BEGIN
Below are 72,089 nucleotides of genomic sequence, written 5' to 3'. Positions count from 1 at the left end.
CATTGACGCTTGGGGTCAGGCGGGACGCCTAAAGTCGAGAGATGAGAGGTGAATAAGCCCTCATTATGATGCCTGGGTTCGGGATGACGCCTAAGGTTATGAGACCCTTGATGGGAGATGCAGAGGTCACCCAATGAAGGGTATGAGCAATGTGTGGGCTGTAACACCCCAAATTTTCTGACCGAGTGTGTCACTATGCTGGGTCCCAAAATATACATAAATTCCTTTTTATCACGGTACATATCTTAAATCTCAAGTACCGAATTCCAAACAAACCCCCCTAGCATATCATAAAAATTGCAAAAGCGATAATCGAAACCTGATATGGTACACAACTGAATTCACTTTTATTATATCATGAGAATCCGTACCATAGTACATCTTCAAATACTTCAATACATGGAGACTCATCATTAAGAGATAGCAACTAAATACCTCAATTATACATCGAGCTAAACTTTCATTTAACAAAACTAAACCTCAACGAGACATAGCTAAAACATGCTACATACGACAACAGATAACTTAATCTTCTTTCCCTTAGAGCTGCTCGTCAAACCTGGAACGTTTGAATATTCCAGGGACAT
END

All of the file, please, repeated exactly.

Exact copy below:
Below are 72,089 nucleotides of genomic sequence, written 5' to 3'. Positions count from 1 at the left end.
CATTGACGCTTGGGGTCAGGCGGGACGCCTAAAGTCGAGAGATGAGAGGTGAATAAGCCCTCATTATGATGCCTGGGTTCGGGATGACGCCTAAGGTTATGAGACCCTTGATGGGAGATGCAGAGGTCACCCAATGAAGGGTATGAGCAATGTGTGGGCTGTAACACCCCAAATTTTCTGACCGAGTGTGTCACTATGCTGGGTCCCAAAATATACATAAATTCCTTTTTATCACGGTACATATCTTAAATCTCAAGTACCGAATTCCAAACAAACCCCCCTAGCATATCATAAAAATTGCAAAAGCGATAATCGAAACCTGATATGGTACACAACTGAATTCACTTTTATTATATCATGAGAATCCGTACCATAGTACATCTTCAAATACTTCAATACATGGAGACTCATCATTAAGAGATAGCAACTAAATACCTCAATTATACATCGAGCTAAACTTTCATTTAACAAAACTAAACCTCAACGAGACATAGCTAAAACATGCTACATACGACAACAGATAACTTAATCTTCTTTCCCTTAGAGCTGCTCGTCAAACCTGGAACGTTTGAATATTCCAGGGACAT